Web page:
By : Tina Jeffery
Painter FRANCISCO DE ZURBARÁN 1598 – August 27, 1664
Saint Serapion or The Martyrdom of Saint Serapion is his masterpiece at all , it is painted in a 1628 oil on canvas painting by the Spanish artist Francisco Zurbarán (1598–1664). The work was commissioned by the Mercedarian Order to hang in the De Profundis (funerary chapel) hall of their monastery in Seville (now Museum of Fine Arts of Seville). Zurbarán is noted for his portrayals of penitent or martyred monks and saints. Critic Tom Lubbock used this painting to illustrate a difference in the way the martyrdom of two different saints were depicted. He contrasted the understated and calm depiction of St. Serapion's violent death, with the equally or more violent death of the Jesuit priest and martyr Saint Edmund Campion (1540–1581) who was publicly hanged, drawn and quartered in London in December 1581.
The art critic draws a comparison in the manner of depiction of Campion's death and that of Saint Serapion of Algiers (1179–1240), a Mercedarian friar who fought in the Third Crusade of 1196 and was later martyred.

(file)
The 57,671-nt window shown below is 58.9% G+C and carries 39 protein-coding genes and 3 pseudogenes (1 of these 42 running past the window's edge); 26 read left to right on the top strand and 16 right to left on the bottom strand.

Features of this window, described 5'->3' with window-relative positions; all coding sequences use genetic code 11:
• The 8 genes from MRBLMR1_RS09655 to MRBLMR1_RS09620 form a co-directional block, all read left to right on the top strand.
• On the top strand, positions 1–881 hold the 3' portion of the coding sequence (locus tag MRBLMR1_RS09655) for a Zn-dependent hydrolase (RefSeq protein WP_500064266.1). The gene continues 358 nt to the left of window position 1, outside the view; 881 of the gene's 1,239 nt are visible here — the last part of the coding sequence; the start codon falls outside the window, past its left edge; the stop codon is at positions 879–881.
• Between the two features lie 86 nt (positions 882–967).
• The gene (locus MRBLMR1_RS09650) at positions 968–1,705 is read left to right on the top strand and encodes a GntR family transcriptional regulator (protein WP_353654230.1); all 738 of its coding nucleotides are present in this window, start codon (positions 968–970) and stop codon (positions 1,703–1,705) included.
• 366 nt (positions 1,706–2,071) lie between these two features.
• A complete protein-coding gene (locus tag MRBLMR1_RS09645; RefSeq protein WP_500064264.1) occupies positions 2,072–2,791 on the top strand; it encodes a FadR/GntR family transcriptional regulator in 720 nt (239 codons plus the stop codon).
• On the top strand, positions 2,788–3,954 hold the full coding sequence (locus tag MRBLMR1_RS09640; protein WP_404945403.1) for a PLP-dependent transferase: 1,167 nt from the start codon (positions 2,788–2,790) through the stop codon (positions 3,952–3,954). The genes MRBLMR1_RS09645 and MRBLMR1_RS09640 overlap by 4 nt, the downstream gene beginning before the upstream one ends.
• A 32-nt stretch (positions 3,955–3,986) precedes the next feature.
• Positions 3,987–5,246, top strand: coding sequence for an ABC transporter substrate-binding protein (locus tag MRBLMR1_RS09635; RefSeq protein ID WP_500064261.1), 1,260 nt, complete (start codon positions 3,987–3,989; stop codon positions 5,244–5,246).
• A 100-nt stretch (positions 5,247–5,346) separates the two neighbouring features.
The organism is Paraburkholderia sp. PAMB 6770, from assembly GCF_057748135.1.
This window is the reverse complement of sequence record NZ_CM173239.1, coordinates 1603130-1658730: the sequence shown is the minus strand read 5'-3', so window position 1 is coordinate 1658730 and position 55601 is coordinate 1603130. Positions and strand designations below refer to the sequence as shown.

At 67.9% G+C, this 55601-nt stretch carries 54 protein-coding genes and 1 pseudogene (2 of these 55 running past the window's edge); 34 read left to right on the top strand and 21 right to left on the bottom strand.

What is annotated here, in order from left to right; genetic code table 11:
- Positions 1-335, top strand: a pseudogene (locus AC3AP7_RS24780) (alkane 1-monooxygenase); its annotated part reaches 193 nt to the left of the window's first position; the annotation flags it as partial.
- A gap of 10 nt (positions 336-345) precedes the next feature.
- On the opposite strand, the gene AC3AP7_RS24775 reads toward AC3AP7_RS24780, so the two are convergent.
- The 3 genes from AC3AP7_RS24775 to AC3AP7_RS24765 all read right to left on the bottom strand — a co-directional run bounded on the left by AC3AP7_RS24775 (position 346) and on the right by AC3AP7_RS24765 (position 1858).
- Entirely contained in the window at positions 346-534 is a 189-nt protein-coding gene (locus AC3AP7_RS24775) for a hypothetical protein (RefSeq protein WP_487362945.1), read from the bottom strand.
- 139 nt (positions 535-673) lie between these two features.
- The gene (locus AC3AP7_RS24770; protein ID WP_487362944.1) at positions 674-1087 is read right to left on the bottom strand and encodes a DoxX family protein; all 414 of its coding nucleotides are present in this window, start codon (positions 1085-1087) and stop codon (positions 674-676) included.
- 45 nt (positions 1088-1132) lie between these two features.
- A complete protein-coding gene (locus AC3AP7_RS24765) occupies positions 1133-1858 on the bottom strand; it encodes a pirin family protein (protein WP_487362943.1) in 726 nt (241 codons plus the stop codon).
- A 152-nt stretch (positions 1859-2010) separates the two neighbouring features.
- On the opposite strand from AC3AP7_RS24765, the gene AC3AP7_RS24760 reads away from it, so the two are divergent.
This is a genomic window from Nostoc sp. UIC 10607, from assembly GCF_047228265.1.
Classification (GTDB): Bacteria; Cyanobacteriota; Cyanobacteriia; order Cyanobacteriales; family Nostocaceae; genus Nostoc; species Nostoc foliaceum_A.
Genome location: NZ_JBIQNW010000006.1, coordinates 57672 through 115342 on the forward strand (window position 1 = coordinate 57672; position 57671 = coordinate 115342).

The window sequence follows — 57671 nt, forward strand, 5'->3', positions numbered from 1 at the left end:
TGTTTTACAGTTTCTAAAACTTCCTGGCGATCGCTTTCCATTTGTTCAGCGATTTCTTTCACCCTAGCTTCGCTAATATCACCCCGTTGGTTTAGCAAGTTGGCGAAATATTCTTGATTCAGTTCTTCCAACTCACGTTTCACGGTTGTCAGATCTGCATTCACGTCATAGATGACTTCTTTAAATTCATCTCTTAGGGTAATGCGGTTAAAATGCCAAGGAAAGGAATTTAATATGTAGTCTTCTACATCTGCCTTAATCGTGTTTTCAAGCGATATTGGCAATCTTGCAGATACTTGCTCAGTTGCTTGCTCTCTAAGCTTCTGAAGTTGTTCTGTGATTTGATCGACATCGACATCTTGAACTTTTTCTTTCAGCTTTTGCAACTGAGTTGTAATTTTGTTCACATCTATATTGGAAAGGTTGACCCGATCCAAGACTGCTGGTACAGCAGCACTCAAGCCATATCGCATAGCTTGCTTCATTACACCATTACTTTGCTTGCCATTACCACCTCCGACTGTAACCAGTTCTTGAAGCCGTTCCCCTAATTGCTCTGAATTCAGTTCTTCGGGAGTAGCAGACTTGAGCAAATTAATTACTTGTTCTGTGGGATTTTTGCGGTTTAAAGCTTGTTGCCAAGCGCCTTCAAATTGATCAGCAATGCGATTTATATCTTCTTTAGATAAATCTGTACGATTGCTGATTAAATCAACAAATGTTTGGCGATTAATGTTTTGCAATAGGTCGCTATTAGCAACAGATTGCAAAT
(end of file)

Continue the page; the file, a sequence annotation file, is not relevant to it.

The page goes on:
Saint Serapion is depicted by Zurbarán in a quasi-crucified pose, standing with each hand bound by ropes and chain to an overhead horizontal pole. According to Michael Brenson of the New York Times, his head "has shifted from the realm of the robe to the realm of the cape, which supports the head and seems to have the potential to lift it to the sky".
The painting stops at the figure's knee level, while the strain placed on his arms is indicated by the heavy hanging folds of the drapes of the cloth hanging from left shoulder and right outstretched arm.The saint is identified by text on a small note placed to the left of his chest area.
Francisco Zurbarán is known for the forceful, realistic use of chiaroscuro in his paintings. He was devoted to an artistic expression of religion and faith; and most of his best known works are religious paintings capable of evoking intense feelings of devotion. He also created several still life paintings including the renowned work Still-life with Lemons, Oranges and Rose. Along with El Greco and Diego Velázquez, Zurbaran is one of the most celebrated artists of the Spanish Golden Age.